Thanks Tim. What I object to in a Goldsworthian paradigm is the thought that trust in promises regarding land, progeny, blessings or trust in sacrifices and temple ritual is then 'deemed' to be faith in the Person of Christ even though the believer doesn't actually trust in Messiah. That certainly has been his position. If Goldsworthy doesn't say such things anymore and has come out in favour of conscious trust in the Messiah then Hallelujah - call me a neo-Goldsworthian. But I don't think he has, and in fact his reluctance to shift on this issue (as far as I can see) troubles me deeply.

    I also wonder whether it's deeper than a philological objection. I don't suppose you're equally uncomfortable with Paul calling the great patriarch AbRAham in Genesis 15 (cf Gal 3)?? Do you consider that anachronism to be equally unacceptable? To me, even if you disregard OT knowledge that Messiah = Yeshua, to oppose statements like "Jesus saved them out of Egypt" is equivalent to opposing statements like "AbRAham trusted God." Do you see a relevant difference between the Abraham and the Jesus example?

    Paul! Great to hear from you :)

  17. Tim V-B

    Going back a few comments, yes I'm related to a certain Josh. But (and here I'll issue a warning: pious thought coming) most of I'm related to a certain Yeshua!

  18. Tim

    @Glen @Paul -- (I'll try and answer both in one reply, keeping it as brief as possible. Paul, I hope you don't view my comments as being frivolous in any way. At Wycliffe last year, we did briefly discuss this in a student-led book group and largely came down on the 'Blackham' side theologically but with the same unease regarding these points regarding language. Hope this becomes clearer below).

    The Abram-Abraham example is actually an excellent one to demonstrate what I'm trying to get at. We wouldn't say in the context of Genesis that God called "Abraham" out of Ur, right? In fact, if we were referring to this part of the Bible, we would probably make a big fuss about drawing the distinction between the two names in relation to the story because the whole purpose of God's call was to turn Abram into Abraham. Gal 3 refers to 'Abraham' in the context of his faith, so the text gives us these categories which are diluted if we delete the use of 'Abram' from our vocabulary. Another example is Paul - we are very happy to talk about 'Saul', referring to Paul's earlier days and we often make much of the fact that previously he was known by a different name.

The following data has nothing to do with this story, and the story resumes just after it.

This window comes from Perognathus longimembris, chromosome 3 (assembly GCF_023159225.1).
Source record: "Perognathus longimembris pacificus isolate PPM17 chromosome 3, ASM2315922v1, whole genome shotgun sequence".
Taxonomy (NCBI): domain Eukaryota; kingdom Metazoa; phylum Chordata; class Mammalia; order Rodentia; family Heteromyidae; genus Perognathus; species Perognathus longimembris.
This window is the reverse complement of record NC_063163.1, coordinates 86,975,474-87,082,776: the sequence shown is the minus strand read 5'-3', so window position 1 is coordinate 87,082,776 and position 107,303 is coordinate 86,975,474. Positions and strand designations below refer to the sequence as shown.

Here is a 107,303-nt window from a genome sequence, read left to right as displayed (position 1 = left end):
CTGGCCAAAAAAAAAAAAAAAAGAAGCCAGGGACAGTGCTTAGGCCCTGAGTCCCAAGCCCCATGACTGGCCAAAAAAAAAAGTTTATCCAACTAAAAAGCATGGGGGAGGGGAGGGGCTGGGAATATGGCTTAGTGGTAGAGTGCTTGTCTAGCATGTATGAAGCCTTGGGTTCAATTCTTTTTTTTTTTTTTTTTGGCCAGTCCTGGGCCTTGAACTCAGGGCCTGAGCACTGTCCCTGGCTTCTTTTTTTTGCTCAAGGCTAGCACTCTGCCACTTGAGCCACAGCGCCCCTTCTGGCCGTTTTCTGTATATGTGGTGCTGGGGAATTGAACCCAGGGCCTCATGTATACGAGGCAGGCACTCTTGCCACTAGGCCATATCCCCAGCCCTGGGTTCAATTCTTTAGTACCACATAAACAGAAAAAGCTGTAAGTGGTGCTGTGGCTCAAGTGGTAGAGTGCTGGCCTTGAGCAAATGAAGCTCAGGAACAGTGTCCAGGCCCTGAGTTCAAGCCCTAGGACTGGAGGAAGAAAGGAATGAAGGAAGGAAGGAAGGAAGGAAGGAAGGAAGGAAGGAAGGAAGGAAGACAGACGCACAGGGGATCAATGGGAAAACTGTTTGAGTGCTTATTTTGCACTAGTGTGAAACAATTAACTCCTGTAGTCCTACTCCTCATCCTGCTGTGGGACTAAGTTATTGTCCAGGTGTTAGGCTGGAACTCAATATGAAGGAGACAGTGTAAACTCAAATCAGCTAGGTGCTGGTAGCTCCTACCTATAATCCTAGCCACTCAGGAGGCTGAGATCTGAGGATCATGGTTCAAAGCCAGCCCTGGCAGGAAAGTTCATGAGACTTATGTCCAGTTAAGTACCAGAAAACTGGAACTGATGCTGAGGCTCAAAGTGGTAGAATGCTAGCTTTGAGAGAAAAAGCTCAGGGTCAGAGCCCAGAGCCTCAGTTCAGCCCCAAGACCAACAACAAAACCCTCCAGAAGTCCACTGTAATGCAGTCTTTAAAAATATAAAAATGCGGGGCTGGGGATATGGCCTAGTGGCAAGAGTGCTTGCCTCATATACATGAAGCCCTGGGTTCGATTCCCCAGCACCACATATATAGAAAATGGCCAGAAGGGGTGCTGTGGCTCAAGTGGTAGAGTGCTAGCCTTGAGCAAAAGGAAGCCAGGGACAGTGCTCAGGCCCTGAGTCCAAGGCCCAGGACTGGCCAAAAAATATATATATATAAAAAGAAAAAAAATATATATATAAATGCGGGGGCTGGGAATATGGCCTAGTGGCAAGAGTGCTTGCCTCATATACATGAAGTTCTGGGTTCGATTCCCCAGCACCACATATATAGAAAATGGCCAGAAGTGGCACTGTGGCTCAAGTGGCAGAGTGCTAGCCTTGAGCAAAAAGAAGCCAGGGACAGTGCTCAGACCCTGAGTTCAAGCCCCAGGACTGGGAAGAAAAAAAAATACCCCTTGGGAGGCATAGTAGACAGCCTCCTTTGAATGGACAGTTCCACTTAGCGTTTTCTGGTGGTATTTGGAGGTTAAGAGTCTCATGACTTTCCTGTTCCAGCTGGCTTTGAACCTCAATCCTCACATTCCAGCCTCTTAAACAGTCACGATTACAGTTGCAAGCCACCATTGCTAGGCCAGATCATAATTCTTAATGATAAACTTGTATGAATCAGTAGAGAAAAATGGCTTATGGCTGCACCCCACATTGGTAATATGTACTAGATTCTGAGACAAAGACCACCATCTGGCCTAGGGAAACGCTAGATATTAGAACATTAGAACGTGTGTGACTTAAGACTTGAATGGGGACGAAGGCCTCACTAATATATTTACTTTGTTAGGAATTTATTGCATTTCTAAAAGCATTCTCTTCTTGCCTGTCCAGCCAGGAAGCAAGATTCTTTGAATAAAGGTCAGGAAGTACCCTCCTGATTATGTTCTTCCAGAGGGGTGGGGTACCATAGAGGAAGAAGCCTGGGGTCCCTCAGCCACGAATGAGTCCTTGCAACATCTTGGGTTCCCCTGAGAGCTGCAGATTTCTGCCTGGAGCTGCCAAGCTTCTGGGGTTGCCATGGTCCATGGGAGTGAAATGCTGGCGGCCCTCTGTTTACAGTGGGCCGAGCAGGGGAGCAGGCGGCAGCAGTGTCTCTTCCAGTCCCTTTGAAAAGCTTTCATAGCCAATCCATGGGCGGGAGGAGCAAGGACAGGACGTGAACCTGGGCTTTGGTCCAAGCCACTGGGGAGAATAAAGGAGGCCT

The same principle, when applied to Christ/Jesus actually serves in the end to make an important theological point (this is where the interaction between philology/history and theology comes into play). When Abraham and Paul were revealed in history for who they were called to be, this entailed a change in them and a conformity to Christ. When Christ was revealed in history (as Jesus), however, this entailed no change at all in his person, for he is the same yesterday, today and forever. This is what makes the prayer of Simeon so poignant. Also see the distinction drawn in Luke 2.26-27 - it hardly seems like an incidental one.

    So as you can see, I am in hearty agreement with the basic idea that the OT and NT saints had the very same object of faith and this was the person and work of Christ. The reason why I am so hesitant to say they consciously trusted in Christ 'Jesus' is because, while they had the same knowledge pertaining to many of the particulars of 'Jesus' as a (promised) historical person as we do (and thus had the same object of faith as we do), this was not attached in a universal sense to the name 'Jesus'. It was only when Christ was revealed in history 'as' the historical figure of Jesus and 'Jesus' became a meaningful name for the saints.

    What I think I am struggling to understand is where the insistence that OT saints spoke specifically of 'Jesus' comes from. Not a single NT believer can have faith apart from calling on the name of Jesus (whom they must understand as the Christ), whereas the 'majority' of OT believers (ie. protoevangelium), if not all, would have trusted explicitly in the person and work of Christ (with the same basic content of his sufferings, death and resurrection cf. Mk 8.31), yet without being able to invoke specifically the name of Jesus.

    My basic point, I think, is this. If the content of both the names "Christ" and "Jesus" are in the end identical «in terms of faith», then it really is no big deal (and fundamentally an equivalent statement, theologically) to say that OT saints trusted explicitly in the person and work of "Christ" and NT saints in the person and work of "Christ Jesus". All I am maintaining is that the content of these names was different «in terms of history», which affects our discourse in the first instance and could influence how our theology is perceived down the line (cf. later point on 1 Peter 1). The controversy for me arises when it is suggested that the content of "Christ" and "Jesus" is identical «in terms of history», ie. in terms of how these words were understood in the context of different periods of salvation history. This is patently not the case in my opinion and is the point where I have to err on the side of caution, however much I agree with and support Paul's basic theological project.